After multivariate analysis, and adjusting for the factors studied, only older age (OR:1.96; CI95%: [1.94-2.93]; p=0.001), number of CBD stones (OR: 1.99; CI95%: [1,2-3,4] ; p=0,037) and size of CBD stones (OR :4,06; IC95% : [3,51-6,72] ; p=0,003) were risk factors, and enlargement EST (OR :0,31; IC95% : [0,11-0,85] ; p=0,024) was protective factor. (Table 2)

 

Table 2: Univariate and multivariate analyses of parameters associated with recurrent CBD stone.

 

Discussion

ERCP represents treatment modality of choice for CBD stone removal. However, CBDs are likely to recur within 6 months of ERCP treatment, which has become a difficult problem for clinicians.

The recurrence rate of CBD stones in our study was 7.7%, similar to previous retrospective studies reporting a recurrence rate between 2% and 22% [15]. Therefore, investigating risk factors for CBD stone recurrence after ERCP is an important measure to reduce the recurrence of stones after ERCP.

Several studies reported advanced age as a risk factor for recurrence of CBD stones after endoscopic treatment [16,17]. This association is mainly related to the increase gallstone formation with age [1]., lack of physical activity and greasy diet in elderly patients, as well as decreased duodenal papillary sphincter function with age, bile duct wall tension and insufficient bile duct motility, and poor bile drainage [17].

Women are more susceptible to cholecholithiasis, associated with increased estrogen levels and reduced exercise. Reductions in gallbladder muscle contraction retard cholestasis and contribute to cholesterol crystal formation. However, several studies demonstrate that there was no significant association between gender and recurrence of CBD stones.This finding was similar to that reported in the present study [18,19].

Previous studies have suggested that multiple stones (≥2) are risk factors for CBD stones recurrence after ERCP [9,20-22]. In this study, we found that multiple stones are independent risk factors for the recurrence of CBD stones after ERCP. This may be explained by the fact that multiple stones mechanically damage the duodenal sphincter, leading to its dysfunction. Eventually, pressure in the bile duct decreases, and intestinal bacteria and contents easily return to the common bile duct, ultimately leading to stone recurrence [17].

Large stones cause further dilatation of the bile ducts and impair their function, leading to difficulties in bile excretion and can easily cause cholestasis and bacterial infections [23]. In our study, mean stone size was not a risk factor for recurrence.

Studies suggest that the recurrence rate of CBD stones after ERCP is 19.5% when CBD diameter > 15 mm compared with 4.9% when CBD diameter is < 10 mm [24,25]. The possible reason is that the dilated bile duct has a dysfunction, leading to poor bile drainage and cholestasis. At the same time, secondary bacterial infections also provide the core of stone formation [17]. In this study, we found that CBD diameter > 15 mm was a risk factor in univariate analysis, but was not statistically significant in multivariate analysis.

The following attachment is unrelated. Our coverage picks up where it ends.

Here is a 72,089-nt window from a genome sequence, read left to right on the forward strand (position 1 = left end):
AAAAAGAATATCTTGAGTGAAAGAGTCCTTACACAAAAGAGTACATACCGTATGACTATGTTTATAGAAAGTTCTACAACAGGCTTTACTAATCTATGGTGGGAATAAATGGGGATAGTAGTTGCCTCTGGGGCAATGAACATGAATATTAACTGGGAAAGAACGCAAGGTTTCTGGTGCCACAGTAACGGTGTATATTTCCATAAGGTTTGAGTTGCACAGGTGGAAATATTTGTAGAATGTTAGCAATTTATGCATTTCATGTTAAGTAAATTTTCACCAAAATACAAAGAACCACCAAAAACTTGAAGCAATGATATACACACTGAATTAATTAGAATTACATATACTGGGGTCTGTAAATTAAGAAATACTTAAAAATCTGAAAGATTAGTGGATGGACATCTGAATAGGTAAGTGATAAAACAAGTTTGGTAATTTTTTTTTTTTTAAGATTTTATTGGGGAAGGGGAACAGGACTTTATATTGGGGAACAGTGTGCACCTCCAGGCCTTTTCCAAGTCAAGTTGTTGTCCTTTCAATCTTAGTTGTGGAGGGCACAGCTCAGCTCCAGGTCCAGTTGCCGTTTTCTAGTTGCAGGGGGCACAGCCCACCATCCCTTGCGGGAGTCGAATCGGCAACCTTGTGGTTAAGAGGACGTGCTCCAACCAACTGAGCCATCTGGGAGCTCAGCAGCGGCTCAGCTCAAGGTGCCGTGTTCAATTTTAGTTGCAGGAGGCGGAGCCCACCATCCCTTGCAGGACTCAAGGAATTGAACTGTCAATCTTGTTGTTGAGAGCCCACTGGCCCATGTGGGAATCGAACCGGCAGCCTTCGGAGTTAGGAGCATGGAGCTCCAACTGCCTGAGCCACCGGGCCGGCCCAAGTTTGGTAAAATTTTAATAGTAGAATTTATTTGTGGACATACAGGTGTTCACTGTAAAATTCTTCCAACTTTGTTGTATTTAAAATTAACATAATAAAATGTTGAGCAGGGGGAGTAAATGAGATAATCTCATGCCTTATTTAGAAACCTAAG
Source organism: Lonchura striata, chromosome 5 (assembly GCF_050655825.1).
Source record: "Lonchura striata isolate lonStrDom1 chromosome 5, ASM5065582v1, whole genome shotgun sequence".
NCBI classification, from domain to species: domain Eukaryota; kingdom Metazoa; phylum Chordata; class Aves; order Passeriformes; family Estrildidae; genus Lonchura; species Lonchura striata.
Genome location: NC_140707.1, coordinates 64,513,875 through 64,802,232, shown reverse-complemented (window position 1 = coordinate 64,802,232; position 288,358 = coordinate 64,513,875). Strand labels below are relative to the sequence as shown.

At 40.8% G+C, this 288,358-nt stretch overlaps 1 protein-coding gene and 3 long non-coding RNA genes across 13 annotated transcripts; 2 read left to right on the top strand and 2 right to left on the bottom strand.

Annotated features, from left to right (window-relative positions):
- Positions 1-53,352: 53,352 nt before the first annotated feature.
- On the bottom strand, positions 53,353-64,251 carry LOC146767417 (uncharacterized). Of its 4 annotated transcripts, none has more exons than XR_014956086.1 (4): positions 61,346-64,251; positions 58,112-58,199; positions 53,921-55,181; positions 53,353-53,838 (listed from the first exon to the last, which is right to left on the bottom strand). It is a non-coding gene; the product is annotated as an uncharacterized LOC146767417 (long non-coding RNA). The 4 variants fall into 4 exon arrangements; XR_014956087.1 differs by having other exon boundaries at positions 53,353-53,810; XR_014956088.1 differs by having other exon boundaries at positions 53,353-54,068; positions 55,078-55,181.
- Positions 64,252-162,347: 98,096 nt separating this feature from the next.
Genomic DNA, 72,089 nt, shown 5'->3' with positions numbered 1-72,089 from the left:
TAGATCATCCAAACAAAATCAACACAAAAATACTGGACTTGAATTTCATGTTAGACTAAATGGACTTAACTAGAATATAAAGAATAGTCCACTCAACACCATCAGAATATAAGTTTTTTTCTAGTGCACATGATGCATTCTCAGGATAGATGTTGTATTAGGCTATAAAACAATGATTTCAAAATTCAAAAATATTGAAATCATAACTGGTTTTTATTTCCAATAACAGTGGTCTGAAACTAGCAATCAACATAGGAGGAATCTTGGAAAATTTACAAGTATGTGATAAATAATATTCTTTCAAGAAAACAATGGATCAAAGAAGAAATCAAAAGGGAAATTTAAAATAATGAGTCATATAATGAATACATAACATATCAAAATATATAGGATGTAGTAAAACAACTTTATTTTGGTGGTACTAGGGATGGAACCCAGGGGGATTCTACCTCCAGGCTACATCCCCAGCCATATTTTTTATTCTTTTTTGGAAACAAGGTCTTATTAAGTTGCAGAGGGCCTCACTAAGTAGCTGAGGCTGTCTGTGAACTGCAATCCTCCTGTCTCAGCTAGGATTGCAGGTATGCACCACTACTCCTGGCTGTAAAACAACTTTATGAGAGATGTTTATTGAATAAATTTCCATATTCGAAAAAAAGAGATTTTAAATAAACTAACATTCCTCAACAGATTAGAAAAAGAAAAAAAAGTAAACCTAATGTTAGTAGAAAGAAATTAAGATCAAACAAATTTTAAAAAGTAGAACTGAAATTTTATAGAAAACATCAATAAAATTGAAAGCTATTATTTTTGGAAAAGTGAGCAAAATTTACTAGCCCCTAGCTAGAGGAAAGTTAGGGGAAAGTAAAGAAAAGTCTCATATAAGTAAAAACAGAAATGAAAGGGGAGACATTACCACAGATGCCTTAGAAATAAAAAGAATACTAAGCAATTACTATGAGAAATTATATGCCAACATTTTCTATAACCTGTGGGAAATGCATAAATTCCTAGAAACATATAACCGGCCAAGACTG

The prevalence of peri-ampullary diverticula in general population is about 20%. The existence of a peri-ampullary diverticulum is related to the recurrence of CBD stones after ERCP [26], which may be related to mechanical compression of the peri-ampullary diverticulum and secondary infection of residual food in the diverticulum, leading to biliary obstruction and accelerating choledocholithiasis formation. In our study, a peri-ampullary diverticulum was detected in 5.7% of our patients, and unlike other studies, was not a risk factor for recurrence of CBDs.

In a retrospective study conducted in 2021, they might postulate that the size of EST could affect the efficacy of balloon and basket in complete stone extraction. However, as ERCP examinations were performed by an experienced gastroenterologist with a high volume of procedures, it can be assumed that EST is uniform across the patient cohort (including patients whose stones were removed by balloon or basket) and that variation in EST size was negligible [27]. In our study, EST enlargement was a protective factor against CBD recurrence.

Although patients' clinical data were analyzed in detail and risk factors for CBDS recurrence after ERCP were thoroughly investigated, this retrospective study still has limitations. First, it is a retrospective study conducted at a single institution. Second, although we included a large number of patients in the entire cohort, the sample size of patients with recurrent CBD stones is relatively small. Third, we did not analyze the composition of the stone.

In conclusion, in our cohort the prevalence of CBD stone recurrence after ERCP and stone removal was 7,7%. Interestingly, we could, by multivariate analysis, identify both risk and protective factors for CBD stone recurrence. In our study, the predictive factors for recurrent CBD stones were advanced age, presence of impaction and a large stone and enlargement EST was protective factor. Further studies on larger cohort of patients are warranted to confirm our results.